If you're able to stomach the bitchy bitching about Obama, Congressman John Cambpell's "laptop reports" to constituents are actually pretty good reads. Why? He has figured out what makes great bloggers great: gimmicks!
This latest bend-over-backwards-to-be-clever narrative structure:
Three Liners: OK, so 'one-liner' is the term we all know and are accustomed to hearing, well I can't tell you much in one line, but here's a group of three-liners on various subjects which may give you some information you didn't know.
He then goes on to expound on topics as diverse as "Guantanamo" and "Robots." Each entry gets three run-on sentences. There are some juicy tidbits in these things. Did you know that the House of Reps cafeteria has gotten more expensive ever since Democrats took over? Now you do!
Even better infotainment came from the previous two editions of Campbell's email blasts.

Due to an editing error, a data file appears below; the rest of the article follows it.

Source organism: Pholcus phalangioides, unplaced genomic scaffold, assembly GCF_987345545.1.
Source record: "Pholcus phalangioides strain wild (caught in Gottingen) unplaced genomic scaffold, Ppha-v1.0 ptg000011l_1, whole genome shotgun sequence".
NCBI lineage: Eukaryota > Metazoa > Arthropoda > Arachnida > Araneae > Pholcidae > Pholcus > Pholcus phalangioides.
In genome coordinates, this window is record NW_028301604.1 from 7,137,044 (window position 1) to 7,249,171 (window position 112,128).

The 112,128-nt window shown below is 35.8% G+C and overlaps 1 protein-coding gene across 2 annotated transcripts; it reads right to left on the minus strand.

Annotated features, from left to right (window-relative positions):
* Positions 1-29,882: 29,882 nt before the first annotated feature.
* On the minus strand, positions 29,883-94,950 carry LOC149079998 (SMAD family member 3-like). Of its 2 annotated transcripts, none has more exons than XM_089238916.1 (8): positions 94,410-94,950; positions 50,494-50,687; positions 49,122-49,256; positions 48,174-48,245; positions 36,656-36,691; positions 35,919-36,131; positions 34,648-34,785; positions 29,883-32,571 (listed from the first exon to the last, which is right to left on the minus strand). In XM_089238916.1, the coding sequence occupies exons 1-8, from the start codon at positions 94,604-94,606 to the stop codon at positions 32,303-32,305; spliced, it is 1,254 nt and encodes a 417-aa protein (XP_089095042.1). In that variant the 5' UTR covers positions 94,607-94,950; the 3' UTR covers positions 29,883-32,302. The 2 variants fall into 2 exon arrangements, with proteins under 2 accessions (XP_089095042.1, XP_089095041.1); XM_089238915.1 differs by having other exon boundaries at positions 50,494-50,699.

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His April 27 missive asked readers to vote on controversial topics facing congress, and the results were published in the subsequent report on May 4. In the journalism biz, we call this "user-generated content," "crowdsourcing," or "filling column inches without hiring more reporters." (You may have noticed the Register's mastery of this technique.)
The most interesting question to Cambpell followers was about waterboarding. Campbell wrote up a 350-word question alluding to a Jack Bauer-esque scenario in which a detainee could possibly avert another 9/11 if only America had the fortitude to dunk the guy in some h2o. He mentioned reports that waterboarding had been shown to be effective -- reports called into serious question by recent admissions by FBI agents. But the reader quiz was sent out weeks ago, and so the results came back and showed a landslide: 77.58% of respondents said waterboarding was justified.
What audience-engaging device does Campbell have waiting for us next? He tells us:
Next week's Laptop Report will give you the opportunity to vote on every bill I vote on that week. I'm going to skip the arcane procedural votes because they often require understanding of all the rules which is not a skill set that any of you probably want to have.
So, it's the ole "you play the congressman/principal/journalist/truck driver" trick. This is sure to get the man a Webby.